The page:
Not much, I think, though I suspect that voters do just generally get tired of politicians and parties after about six years or so. After all, by then it's clear that all the stuff they promised won't happen, so why not give the other guys a shot? Hell, lots of people are complaining these days about Obama failing to bring postpartisan peace and harmony to Washington, DC, as if there were much he could ever have done about that in the face of unprecedentedly unanimous obstruction from Republicans starting on day one. But still: He did say that was one of his goals, and he sure hasn't delivered it. So let's throw him out. The next president will be able to do it for sure. Right?

James Bonds, Ranked

| Mon Aug. 11, 2014 2:59 PM EDT

According to CBS News, 51 percent of Americans think correctly that Sean Connery was the best James Bond. A misguided 12 percent—presumably millennials confusing the cause of their affection for the '90s— think Pierce Brosnan was the No. 1 007. Third place went to Roger Moore with 11 percent of respondents inexplicably calling the worst Bond ever their favorite. Current Bond Daniel Craig netted the favor of only 8 percent and rounding errors Timothy Dalton and George Lazenby both came in at just 1 percent.

Connery is without question the best, but let's go deeper. Here are all the Bonds ranked, according to me, a person with opinions.

1. Sean Connery

2. Daniel Craig

3. Pierce Brosnan

4. Timothy Dalton

5. George Lazenby

6. Roger Moore

(Note: I didn't included David Niven because the 1967 Casino Royale doesn't count.)

Watch John Oliver Explain How Payday Loans Are Awful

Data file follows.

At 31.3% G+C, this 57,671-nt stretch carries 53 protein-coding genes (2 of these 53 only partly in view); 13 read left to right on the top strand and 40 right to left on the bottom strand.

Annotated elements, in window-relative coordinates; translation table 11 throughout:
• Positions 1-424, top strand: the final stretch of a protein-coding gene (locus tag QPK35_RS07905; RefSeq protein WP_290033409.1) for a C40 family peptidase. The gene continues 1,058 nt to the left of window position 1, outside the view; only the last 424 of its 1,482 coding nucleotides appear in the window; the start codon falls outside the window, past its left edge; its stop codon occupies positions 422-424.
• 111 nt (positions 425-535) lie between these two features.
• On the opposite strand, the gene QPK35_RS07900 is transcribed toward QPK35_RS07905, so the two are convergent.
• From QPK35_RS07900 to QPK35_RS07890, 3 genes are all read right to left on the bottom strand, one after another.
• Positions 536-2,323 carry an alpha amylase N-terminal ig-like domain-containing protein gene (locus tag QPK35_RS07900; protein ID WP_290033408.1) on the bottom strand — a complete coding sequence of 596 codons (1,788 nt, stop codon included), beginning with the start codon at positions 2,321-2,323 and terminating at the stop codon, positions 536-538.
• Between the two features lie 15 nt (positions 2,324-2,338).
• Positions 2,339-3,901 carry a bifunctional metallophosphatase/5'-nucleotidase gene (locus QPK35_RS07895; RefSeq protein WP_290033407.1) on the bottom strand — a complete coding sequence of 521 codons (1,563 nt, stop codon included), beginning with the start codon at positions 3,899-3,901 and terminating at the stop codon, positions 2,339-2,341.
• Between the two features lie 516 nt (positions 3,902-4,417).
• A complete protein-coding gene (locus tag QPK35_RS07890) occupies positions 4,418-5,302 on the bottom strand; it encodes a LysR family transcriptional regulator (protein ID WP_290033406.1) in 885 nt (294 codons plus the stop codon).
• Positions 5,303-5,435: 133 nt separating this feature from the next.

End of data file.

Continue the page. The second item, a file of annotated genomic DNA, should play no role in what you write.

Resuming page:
| Mon Aug. 11, 2014 12:31 PM EDT

Payday lenders are awful, horrible scum who prey on the desperation of the working class. Payday loans are awful, horrible deals wherein a borrower gets a small amount of cash at an exceedingly high interest rate and agrees to pay it back in a short amount of time, typically two weeks. If a borrower can't pay it back then they're hit with an avalanche of fees and end up having to borrow more and then its a vicious cycle all the way down. According to the Center for Responsible Lending, the average borrower ends up paying $1,105 to borrow just $305.

On Sunday's Last Week Tonight, John Oliver made these points and more in a way that will make you eventually run your head into a brick wall because you have no more tears left to shed.

Watch:

Lindsey Graham Lays Down a Terrorism Marker

| Mon Aug. 11, 2014 12:07 PM EDT

Lindsey Graham says that if we don't attack "ISIS, ISIL, whatever you guys want to call it"—and attack them right now—they'll be attacking us on American soil before long. "This is about our homeland," he said yesterday. Steve Benen correctly interprets Graham's remarks:

In this case, Graham seems to be laying down a marker: if members of the Islamic State, at some point in the future, execute some kind of terror strike on Americans, Lindsey Graham wants us to blame President Obama — because the president didn’t stick to the playbook written by hawks and neocons.

I don't think anyone is actively hoping for a terrorist attack on American soil. Just as I don't think anyone was actively hoping to keep the American economy in ruins back in 2009. Still, these are cases where ideology and politics line up nicely: if something bad does happen, Republicans want to lay down a marker making sure that everyone knows whose fault it is.

Sometimes this doesn't work: Republicans confidently predicted doom in 1993 when Bill Clinton raised taxes, for example. But wrong predictions are quickly forgotten. Occasionally, however, predictions are right, and then they can be milked forever. When Ronald Reagan insisted that tax cuts would supercharge the economy, and the economy then dutifully improved, his reputation was cemented forever—even though tax cuts played only a modest role in the economic recovery of the 80s.